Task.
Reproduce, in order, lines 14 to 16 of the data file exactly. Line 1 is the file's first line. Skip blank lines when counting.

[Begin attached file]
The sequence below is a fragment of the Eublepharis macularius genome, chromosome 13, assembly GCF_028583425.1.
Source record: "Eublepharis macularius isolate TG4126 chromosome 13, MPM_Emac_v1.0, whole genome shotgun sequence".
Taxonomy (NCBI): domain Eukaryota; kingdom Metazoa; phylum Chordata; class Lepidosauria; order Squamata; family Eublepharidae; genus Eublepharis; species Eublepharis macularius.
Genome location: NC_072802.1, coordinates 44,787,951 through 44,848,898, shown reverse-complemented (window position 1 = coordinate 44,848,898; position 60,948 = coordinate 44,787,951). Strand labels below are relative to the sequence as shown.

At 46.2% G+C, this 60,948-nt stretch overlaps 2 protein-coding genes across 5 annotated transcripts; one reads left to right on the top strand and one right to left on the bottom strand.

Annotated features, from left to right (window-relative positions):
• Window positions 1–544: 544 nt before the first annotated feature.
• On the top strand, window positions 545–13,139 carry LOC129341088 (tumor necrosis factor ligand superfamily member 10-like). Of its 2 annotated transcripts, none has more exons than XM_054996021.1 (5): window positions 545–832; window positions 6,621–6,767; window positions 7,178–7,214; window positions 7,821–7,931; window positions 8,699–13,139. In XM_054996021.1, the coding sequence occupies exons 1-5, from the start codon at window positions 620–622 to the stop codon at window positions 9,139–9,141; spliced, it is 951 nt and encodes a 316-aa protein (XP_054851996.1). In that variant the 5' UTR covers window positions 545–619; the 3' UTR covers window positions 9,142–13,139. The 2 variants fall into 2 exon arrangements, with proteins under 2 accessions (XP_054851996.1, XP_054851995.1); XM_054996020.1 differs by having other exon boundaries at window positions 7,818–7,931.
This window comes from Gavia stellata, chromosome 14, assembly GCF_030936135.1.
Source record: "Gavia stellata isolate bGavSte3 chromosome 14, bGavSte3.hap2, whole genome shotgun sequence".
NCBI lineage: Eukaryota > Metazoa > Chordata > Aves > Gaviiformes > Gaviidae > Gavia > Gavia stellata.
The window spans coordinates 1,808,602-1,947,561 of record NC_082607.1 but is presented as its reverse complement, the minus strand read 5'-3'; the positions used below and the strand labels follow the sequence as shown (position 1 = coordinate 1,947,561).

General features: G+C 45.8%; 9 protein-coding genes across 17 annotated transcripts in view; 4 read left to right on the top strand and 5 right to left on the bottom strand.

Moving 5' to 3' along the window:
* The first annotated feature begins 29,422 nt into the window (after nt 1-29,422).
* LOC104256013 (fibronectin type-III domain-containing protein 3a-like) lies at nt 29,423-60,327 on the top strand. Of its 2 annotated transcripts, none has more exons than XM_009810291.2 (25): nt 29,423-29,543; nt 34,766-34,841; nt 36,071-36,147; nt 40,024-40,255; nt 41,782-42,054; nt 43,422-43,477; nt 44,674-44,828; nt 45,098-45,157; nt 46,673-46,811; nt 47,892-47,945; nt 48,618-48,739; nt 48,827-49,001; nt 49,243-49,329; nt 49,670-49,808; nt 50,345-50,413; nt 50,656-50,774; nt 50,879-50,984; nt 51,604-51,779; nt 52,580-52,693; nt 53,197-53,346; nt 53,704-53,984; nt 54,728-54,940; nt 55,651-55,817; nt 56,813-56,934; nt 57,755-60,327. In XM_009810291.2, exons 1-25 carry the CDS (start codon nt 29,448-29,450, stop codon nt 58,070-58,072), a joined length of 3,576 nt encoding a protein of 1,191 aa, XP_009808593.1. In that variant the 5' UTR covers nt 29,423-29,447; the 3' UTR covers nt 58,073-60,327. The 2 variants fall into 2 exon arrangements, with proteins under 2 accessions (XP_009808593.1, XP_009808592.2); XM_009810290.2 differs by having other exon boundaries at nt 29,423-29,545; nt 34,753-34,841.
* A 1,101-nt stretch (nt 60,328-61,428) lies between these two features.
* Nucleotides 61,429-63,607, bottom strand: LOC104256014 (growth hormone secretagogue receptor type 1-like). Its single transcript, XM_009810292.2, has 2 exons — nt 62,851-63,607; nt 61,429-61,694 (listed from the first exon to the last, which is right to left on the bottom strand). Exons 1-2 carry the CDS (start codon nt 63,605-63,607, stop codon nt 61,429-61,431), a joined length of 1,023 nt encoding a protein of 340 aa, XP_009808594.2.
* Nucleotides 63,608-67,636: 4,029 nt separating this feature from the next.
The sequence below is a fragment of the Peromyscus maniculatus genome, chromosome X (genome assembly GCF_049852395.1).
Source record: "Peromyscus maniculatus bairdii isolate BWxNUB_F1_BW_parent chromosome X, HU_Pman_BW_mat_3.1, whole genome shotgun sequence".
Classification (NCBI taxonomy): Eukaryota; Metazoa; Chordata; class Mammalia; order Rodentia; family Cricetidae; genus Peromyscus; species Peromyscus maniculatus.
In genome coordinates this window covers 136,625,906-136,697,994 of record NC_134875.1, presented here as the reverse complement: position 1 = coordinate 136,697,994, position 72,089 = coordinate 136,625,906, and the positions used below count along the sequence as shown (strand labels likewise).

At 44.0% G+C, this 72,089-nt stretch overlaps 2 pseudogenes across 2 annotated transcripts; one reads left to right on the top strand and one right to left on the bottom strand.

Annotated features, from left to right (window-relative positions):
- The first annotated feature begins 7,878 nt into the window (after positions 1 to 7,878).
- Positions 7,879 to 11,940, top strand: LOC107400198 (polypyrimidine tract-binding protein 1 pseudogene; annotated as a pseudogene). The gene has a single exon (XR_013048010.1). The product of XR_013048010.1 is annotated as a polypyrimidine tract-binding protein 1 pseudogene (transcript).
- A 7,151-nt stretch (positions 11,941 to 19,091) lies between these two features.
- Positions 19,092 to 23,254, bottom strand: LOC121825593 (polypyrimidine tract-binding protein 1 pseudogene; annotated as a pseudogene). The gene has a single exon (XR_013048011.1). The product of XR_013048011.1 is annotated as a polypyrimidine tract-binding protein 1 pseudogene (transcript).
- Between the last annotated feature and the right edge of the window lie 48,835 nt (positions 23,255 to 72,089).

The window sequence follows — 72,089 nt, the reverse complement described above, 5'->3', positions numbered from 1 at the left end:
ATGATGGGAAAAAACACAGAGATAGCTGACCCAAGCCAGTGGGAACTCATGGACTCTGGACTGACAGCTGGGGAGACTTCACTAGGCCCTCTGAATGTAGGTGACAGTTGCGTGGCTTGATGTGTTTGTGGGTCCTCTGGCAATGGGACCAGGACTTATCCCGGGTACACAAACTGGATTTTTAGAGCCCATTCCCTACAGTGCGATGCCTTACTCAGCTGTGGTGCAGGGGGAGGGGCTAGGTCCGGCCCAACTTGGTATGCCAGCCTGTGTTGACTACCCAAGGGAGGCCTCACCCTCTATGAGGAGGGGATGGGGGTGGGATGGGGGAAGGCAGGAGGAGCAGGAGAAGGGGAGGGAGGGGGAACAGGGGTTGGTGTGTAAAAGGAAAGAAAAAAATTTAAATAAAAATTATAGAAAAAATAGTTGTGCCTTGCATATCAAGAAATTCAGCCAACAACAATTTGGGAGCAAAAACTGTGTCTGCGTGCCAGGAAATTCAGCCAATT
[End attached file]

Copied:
Moving 5' to 3' along the window:
* The first annotated feature begins 29,422 nt into the window (after nt 1-29,422).
* LOC104256013 (fibronectin type-III domain-containing protein 3a-like) lies at nt 29,423-60,327 on the top strand. Of its 2 annotated transcripts, none has more exons than XM_009810291.2 (25): nt 29,423-29,543; nt 34,766-34,841; nt 36,071-36,147; nt 40,024-40,255; nt 41,782-42,054; nt 43,422-43,477; nt 44,674-44,828; nt 45,098-45,157; nt 46,673-46,811; nt 47,892-47,945; nt 48,618-48,739; nt 48,827-49,001; nt 49,243-49,329; nt 49,670-49,808; nt 50,345-50,413; nt 50,656-50,774; nt 50,879-50,984; nt 51,604-51,779; nt 52,580-52,693; nt 53,197-53,346; nt 53,704-53,984; nt 54,728-54,940; nt 55,651-55,817; nt 56,813-56,934; nt 57,755-60,327. In XM_009810291.2, exons 1-25 carry the CDS (start codon nt 29,448-29,450, stop codon nt 58,070-58,072), a joined length of 3,576 nt encoding a protein of 1,191 aa, XP_009808593.1. In that variant the 5' UTR covers nt 29,423-29,447; the 3' UTR covers nt 58,073-60,327. The 2 variants fall into 2 exon arrangements, with proteins under 2 accessions (XP_009808593.1, XP_009808592.2); XM_009810290.2 differs by having other exon boundaries at nt 29,423-29,545; nt 34,753-34,841.